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No. of Recommendations: 4

It’s hard, expensive, or impossible for retail investors to get historical data for bond prices. But, as Joel mentions, one source is FINRA. Another is Investing in Bonds. A third would be the annual S&P Stock and Bond Guides. A fourth is a subscription/membership at a bond boutique. A fifth would be institutional data bases such as are available at MIT. The data is there. Getting easy, cheap access to it is the problem.

It’s not so much that I favor junk bonds, as I view-bond investing as a subset of Ben Graham-style value investing where buying at steep discount to intrinsic value creates the needed margin of safety. As I’ve said before, buying a triple-AAA at an over-priced price is a risky thing to do, just as buying triple-CCC’s at mere pennies on the dollar can be a relatively safe thing to do. It all depends.

In doing my comparison of E*Trade’s common versus its debt, I screwed up majorly in my calculations for failing to notice the 1:10 reverse split. (I’m not a stock guy. So I wasn’t paying attention.) But I have done this same sort of comparison with other bonds I’ve bought. After they matured and the dust had settled, I pulled my trade slips and went back into the data asking whether I would have done better buying the common instead of --or in addition to-- the debt. What I generally found is that the common offered about a 3x advantage over the debt, albeit, as I said, with far greater volatility and uncertainty.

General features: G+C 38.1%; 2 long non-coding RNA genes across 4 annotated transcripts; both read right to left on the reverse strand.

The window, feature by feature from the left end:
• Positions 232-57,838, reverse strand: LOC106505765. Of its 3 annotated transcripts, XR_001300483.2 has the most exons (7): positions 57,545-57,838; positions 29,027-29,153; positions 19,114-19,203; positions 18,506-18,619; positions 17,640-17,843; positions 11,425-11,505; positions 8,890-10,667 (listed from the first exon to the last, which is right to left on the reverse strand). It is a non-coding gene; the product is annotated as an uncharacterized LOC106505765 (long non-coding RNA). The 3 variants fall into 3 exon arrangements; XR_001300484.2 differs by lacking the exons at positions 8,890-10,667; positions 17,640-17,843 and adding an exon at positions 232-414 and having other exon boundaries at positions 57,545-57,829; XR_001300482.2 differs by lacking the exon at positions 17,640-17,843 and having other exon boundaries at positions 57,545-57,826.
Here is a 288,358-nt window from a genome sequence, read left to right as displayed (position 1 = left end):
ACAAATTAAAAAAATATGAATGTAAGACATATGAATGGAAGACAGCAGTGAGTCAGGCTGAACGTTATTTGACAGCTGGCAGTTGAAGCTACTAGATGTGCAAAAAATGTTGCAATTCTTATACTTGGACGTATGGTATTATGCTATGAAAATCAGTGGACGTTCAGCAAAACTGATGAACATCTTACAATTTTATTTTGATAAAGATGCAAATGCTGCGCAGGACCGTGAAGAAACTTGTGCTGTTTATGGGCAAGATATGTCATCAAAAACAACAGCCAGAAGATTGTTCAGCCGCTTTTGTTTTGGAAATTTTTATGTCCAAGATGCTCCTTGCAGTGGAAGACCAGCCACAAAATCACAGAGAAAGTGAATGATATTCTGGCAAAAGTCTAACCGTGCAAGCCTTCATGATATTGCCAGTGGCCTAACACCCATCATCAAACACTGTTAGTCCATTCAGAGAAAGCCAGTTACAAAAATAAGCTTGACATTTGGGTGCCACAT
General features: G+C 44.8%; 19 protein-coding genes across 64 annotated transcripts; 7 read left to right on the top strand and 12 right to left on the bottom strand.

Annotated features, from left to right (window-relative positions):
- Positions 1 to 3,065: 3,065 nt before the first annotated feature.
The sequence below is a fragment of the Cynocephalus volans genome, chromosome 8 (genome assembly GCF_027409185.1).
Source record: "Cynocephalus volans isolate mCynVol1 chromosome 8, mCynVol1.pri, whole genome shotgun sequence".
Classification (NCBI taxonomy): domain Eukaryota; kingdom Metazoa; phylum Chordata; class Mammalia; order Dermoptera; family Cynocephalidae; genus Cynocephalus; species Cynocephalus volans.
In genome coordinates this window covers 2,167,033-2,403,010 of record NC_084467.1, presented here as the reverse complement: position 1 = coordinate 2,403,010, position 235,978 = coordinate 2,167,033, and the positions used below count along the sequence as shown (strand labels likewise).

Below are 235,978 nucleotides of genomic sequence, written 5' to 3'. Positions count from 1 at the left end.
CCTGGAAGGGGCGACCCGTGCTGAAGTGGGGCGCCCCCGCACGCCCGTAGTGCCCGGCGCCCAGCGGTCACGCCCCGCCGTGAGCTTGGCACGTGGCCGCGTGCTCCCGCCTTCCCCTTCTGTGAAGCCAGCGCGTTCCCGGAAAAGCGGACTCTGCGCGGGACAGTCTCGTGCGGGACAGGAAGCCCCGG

Conventionally, that reward difference is explained as the risk premium that accrues to stocks. Dozens of academic studies have tried to measure exactly what that premium is. They fall into several categories. One assumes that stocks and bonds are different things. They typically find some number between 1.5% and 3.5%. Another group argues that risk is risk, wherever it is found, and –predictably— they find that there is no premium that accrues to stocks qua stocks. A third group, such as me, argues that bonds are puts and that that structural feature isn’t cheap, but that it's worth paying for.

Currently, Jeff is exploring the idea of treating stocks as bonds, and he’s loading up on mature, div-paying companies that might do well in the next downturn. He knows their prices will be flat to down, offering no cap-gains, but they’ll still kick out a bond-like yield. (Plus, there are other ways of using stocks to create synthetic bonds.) I’ve long argued in the opposite direction. “Treat bonds as stocks and look for those offering the best chances for capital gains. The coupon is merely icing.” Also, I’ve explored –but haven’t done much with— going long the debt and short the common.

Best wishes to you on the project,

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